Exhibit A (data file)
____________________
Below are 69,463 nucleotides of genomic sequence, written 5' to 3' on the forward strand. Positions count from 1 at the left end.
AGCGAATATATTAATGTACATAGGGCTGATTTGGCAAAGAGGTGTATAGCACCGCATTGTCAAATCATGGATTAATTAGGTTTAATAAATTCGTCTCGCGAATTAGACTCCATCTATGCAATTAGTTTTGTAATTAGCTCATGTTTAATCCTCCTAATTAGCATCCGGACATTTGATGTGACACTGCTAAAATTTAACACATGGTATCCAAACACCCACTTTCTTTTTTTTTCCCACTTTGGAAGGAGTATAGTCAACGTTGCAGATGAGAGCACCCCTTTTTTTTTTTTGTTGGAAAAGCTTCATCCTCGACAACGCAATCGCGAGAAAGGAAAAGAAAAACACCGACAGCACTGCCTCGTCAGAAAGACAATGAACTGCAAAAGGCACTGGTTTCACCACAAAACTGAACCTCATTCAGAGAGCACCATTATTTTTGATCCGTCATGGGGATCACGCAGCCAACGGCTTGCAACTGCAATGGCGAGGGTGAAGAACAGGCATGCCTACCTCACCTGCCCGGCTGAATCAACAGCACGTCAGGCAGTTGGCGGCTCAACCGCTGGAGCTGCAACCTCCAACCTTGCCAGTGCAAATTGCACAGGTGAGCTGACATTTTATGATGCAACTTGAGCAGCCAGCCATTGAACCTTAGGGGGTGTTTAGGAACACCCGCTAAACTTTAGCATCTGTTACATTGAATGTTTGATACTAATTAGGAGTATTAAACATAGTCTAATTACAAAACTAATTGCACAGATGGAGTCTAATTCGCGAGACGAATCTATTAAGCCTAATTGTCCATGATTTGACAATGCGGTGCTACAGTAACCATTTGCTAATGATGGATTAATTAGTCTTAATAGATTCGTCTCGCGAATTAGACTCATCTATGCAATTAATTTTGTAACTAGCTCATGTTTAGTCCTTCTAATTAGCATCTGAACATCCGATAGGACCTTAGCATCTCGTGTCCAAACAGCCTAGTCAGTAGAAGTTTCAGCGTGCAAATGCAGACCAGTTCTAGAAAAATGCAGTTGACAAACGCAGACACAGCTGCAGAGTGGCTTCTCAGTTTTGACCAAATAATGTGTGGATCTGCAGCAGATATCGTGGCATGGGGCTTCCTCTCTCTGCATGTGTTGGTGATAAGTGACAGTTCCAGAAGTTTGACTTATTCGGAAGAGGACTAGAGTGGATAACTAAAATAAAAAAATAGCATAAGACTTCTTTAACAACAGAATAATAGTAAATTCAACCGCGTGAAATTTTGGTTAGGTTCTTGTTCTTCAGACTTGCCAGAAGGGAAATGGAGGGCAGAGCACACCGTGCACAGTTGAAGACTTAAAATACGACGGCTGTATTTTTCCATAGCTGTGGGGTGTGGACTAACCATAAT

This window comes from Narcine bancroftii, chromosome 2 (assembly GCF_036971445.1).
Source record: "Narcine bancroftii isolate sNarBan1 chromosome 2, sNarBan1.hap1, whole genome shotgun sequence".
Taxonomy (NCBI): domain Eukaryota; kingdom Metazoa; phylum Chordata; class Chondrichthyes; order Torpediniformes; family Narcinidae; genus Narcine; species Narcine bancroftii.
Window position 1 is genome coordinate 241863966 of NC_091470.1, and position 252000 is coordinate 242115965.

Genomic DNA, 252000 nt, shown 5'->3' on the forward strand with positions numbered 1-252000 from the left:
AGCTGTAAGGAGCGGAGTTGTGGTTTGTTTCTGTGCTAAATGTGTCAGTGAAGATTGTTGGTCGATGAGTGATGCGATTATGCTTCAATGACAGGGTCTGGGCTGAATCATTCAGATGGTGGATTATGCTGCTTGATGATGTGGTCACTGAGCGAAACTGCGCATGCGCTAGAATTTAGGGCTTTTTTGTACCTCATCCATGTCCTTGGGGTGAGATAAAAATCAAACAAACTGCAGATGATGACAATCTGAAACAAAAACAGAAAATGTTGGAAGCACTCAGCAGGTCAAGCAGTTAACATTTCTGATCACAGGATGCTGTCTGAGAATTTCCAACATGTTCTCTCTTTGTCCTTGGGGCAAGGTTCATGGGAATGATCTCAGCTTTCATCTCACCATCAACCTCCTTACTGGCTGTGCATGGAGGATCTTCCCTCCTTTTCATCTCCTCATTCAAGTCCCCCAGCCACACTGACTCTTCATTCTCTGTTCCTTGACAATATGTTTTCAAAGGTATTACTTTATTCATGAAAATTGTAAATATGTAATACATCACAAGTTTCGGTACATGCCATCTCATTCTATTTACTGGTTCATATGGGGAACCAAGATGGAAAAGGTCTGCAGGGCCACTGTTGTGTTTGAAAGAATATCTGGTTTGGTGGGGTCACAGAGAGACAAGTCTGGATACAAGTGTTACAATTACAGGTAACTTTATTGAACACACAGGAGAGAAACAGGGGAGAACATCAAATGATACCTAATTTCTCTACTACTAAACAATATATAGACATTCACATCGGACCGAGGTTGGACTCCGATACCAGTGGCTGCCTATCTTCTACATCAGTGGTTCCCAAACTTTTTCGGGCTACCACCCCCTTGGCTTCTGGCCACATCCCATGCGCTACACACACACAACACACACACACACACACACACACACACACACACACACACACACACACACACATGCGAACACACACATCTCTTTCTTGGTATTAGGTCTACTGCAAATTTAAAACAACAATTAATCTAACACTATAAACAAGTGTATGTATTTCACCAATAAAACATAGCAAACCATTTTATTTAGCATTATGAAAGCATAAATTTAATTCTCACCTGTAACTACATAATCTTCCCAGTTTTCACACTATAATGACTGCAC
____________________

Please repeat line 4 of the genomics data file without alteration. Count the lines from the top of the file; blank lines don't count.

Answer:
Source record: "Narcine bancroftii isolate sNarBan1 chromosome 2, sNarBan1.hap1, whole genome shotgun sequence".